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Has it ever happened to you to go to the fridge and discover that its door is slightly opened ... and probably most your food went to the trash ... Ghhhrr that jammed door that needs an extra push to make it close properly .......

This instructables will show you how to make an alarm system that will beep a buzzer if you leave the fridge door opened for a long time to remind to you to close the door. All new fridges on the market have this option built in, but some may want to upgrade their old fridges.

This video shows the system in action:


  • The Fridge Door Detector Alarm is easy to make - uses only 8components including the batteries!
  • Easy to set to your preferences for the time that the door is left opened - fully customizable!
  • Cheap - less than 5kg potatos.
  • Easy to install - installation means sticking a small box inside your fridge using sticky tape!
  • Easy to maintain - change batteries just every four-five months!
  • Encourages thinking and logic problem solving for the young electricians that will try to make it!
  • Finally - saves electricity costs if you forget the door opened for a long time.

Update History:
  • 1st Oct 2012 - Added several schematics in steps 4 and 5.
  • 4th Oct 2012 - Visually changed the code appearance in step 3.
  • 7th Oct 2012 - Instructions made more clear in step 3.
  • NEW: 8th Oct 2012 - Major changes in the ATtiny85 code: better power mode - enabled power save mode to reduce consumption. New code in step 3.
  • NEW: 9th Oct 2012 - Added description for how to set the circuit sensitivity up. See step 7.

Step 1: The Idea

What the Fridge Door Detector Alarm does is to detect whether there is some ambient light in the food compartment of your fridge or freezer. This happens when you open the door and the Fridge Door Detector Alarm system senses some light that may be coming from the bulb light in the fridge or from the door opening itself.

The Brain

I use an ATtiny85 microcontroller which is easy to program with an Arduino if you have one ;) Than you can write the code that will suit your needs perfectly - for example one may want to hear the buzzer 2- seconds after opening the door ... or maybe 45 or 2 minutes - you decide!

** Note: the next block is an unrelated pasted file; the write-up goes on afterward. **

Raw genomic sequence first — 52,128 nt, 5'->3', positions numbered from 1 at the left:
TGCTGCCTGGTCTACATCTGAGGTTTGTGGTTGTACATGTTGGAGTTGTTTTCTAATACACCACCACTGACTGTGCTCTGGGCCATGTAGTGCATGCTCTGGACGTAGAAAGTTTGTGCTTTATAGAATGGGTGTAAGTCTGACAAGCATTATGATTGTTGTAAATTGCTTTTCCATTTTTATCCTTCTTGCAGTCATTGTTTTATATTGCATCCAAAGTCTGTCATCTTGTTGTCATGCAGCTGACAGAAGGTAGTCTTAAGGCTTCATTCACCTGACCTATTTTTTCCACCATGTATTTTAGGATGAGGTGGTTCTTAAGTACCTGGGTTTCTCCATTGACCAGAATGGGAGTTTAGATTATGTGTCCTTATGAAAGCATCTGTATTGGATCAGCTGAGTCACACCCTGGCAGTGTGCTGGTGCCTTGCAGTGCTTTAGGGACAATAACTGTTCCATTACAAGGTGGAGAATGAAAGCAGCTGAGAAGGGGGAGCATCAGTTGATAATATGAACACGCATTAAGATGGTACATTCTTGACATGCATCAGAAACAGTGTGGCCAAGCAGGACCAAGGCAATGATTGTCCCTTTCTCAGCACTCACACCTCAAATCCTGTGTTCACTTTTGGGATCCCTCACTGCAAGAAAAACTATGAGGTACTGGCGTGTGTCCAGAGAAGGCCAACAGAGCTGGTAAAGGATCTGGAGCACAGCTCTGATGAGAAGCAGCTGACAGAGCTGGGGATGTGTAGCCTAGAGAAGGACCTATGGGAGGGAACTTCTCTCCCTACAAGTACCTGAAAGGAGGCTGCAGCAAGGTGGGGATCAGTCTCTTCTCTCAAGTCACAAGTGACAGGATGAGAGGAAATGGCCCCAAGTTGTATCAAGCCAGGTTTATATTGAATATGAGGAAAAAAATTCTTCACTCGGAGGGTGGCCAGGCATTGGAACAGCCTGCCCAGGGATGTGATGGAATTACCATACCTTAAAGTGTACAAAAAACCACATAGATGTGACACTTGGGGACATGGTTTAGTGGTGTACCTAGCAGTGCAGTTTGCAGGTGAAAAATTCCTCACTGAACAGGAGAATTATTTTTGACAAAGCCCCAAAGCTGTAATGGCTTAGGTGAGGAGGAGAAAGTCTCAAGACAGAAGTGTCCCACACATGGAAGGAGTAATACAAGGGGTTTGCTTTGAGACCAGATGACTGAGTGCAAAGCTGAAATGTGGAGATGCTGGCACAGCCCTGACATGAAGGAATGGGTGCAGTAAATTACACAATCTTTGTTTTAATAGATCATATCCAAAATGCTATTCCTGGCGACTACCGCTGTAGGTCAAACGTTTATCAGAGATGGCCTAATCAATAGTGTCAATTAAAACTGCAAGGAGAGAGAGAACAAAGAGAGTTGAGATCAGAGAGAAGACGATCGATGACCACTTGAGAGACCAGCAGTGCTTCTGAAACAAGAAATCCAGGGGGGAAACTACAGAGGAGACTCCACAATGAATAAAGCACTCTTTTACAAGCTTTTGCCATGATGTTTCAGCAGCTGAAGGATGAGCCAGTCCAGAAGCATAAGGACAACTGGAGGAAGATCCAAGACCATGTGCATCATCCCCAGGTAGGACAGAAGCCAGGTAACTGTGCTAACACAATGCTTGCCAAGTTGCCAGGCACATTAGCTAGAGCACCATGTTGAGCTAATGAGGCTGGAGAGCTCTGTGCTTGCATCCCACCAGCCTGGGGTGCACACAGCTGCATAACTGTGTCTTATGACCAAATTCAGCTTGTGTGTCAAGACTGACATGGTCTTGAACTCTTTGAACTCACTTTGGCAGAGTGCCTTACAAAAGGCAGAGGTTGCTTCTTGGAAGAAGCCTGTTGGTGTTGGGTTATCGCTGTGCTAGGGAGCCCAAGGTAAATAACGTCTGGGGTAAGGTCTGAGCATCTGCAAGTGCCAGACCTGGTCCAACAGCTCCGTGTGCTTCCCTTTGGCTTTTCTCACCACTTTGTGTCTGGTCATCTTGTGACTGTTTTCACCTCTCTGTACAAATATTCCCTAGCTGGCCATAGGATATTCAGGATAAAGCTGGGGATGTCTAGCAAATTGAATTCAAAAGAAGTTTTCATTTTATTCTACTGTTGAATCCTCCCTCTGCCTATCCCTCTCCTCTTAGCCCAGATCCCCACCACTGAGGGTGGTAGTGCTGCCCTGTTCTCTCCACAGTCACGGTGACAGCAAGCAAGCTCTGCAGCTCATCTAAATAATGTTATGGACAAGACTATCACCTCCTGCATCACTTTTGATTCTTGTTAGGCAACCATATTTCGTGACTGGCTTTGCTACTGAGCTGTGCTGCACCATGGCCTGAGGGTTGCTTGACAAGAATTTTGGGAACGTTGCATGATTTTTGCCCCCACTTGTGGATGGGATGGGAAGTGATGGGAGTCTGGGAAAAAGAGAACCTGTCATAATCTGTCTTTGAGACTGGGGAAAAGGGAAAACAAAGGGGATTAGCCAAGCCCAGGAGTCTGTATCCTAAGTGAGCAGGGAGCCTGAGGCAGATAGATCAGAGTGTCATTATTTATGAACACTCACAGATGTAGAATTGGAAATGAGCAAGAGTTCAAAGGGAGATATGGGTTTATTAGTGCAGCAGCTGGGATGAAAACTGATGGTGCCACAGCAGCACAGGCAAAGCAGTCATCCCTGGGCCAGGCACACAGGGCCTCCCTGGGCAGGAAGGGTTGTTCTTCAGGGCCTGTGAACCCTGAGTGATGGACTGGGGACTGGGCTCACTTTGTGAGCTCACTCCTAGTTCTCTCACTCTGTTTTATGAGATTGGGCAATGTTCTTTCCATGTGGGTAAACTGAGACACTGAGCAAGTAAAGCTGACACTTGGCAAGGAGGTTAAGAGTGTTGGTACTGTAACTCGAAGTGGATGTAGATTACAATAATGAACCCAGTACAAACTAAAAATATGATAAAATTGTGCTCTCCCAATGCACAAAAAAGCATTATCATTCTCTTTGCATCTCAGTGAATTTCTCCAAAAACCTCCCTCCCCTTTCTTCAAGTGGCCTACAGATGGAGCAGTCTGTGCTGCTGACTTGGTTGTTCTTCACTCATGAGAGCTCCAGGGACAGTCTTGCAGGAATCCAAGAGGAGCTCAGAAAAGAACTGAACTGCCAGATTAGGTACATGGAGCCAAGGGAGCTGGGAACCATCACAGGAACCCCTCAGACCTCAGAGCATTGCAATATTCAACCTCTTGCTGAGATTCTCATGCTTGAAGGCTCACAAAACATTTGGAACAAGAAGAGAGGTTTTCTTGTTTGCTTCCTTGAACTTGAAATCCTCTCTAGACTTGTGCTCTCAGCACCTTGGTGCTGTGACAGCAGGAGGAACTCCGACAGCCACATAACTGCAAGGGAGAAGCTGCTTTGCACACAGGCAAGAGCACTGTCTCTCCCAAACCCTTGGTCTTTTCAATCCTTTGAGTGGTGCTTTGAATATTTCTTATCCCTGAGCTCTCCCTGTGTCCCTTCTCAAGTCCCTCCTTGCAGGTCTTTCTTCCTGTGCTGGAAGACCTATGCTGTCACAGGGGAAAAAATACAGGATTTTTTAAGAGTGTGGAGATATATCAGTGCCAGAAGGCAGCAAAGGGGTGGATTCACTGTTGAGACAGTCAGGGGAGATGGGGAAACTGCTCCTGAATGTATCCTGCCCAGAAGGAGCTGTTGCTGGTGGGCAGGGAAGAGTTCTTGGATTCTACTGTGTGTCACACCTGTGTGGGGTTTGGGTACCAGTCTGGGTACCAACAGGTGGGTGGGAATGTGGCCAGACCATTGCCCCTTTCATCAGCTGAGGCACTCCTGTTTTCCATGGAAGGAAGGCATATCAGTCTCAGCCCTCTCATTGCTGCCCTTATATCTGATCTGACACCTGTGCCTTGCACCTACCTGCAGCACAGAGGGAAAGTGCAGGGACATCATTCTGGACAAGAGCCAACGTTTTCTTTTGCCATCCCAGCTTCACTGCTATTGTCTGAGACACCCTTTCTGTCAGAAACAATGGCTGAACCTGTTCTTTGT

Using a microcontroler minimises the use of external elements which saves you time and cost!

The Components
  • ATtiny85 microcontroller
  • Arduino Uno
  • Prototyping board + wires
  • Buzzer
  • Switch
  • Plastic box
  • 180 kOhms resistor
  • 0-100 kOhms variable resistor
  • LDR - light dependent resistor
  • Batteries
  • Empty PCB to solder the schematic
  • Board holder for the ATtiny

The Tools
  • Soldering iron
  • Double sided sticky tape
  • Cable cutters and knife
<p>Excellent project! Do you think it would be possible to make one that sits externally to, say, a -20C freezer (that doesn't swing shut and a certain absent minded laboratory research assistant occasionally defrosts on accident with lots of expensive microbiology reagents inside of it)? Like, replacing the photo-resistor with a magnet and setting the device over the top? I just don't think batteries would work too well in -20C!</p><p>Thank you!</p>
<p>Yes, you can replace the photoresistor with a reed switch (like thishttps://www.amazon.com/Directed-Electronics-8600-Magnetic-Switch/dp/B0009SUEZY) and read its state with the analog input of the Arduino. </p>
<p>Awesome. I'm totally building this!</p>
<p>awesome but when my mom opened the frige door she got electrocuted!</p><p>:-P</p>
That is 0% likely to happen if you have followed the instructions. What power source did you use?
<p>CanI pay someone to make this for me?</p>
<p><a href="https://www.instructables.com/member/Wanarnold/" rel="nofollow"></a> <br></p><p><a href="https://www.instructables.com/member/Wanarnold/" rel="nofollow">Wanarnold</a>2 hours ago</p><p>Great <br> idea! Now I have to get husband to do it. It's important to keep your <br> fridge door shut or you can get food poisoning if the temperature goes <br>up too much. Here's a handy chart about <a href="http://www.fridgerepairs-adelaide.com.au/fridge-and-freezer-repair-adelaide-sa/food-fridge-safe/" rel="nofollow">fridge temperatures and food safety</a></p>
<p>Can Moisture inside the fridge affect the ckt??</p>
<p>Hello,</p><p>I am having problems compiling code ?</p><p>In function 'void setup_watchdog(int)'</p><p>'WDTCR' was not declared in this scope </p><p>I have tried compiling in v1.2 and v1.4 as well as earlier version of Arduino.</p><p>I also could not get to this link:</p><ol> <br><li><strong>Download this file: <a href="https://github.com/damellis/attiny/zipball/Arduino1" rel="nofollow">https://github.com/damellis/attiny/zipball/Arduino1</a></strong></ol><p>Any help would be appreciated,</p><p>Build_it_Bob</p>
<p>Hey, I've just realized that the WDTCR is now WDTCSR for ATtiny 24/44/84. So just replace that in your code. Hope it helps.</p><p>Regards,</p>
<p>tiagovaz,</p><p>Thank you so much ! I have been doing a lot of playing around with the ATTiny85 and now I see that the change for WDTCR / WDTCSR is required when moving from a test sketch on an Uno to the ATTiny85 .</p><p>Build_it_Bob </p>
<p>Thank you for your help!!! :-)</p>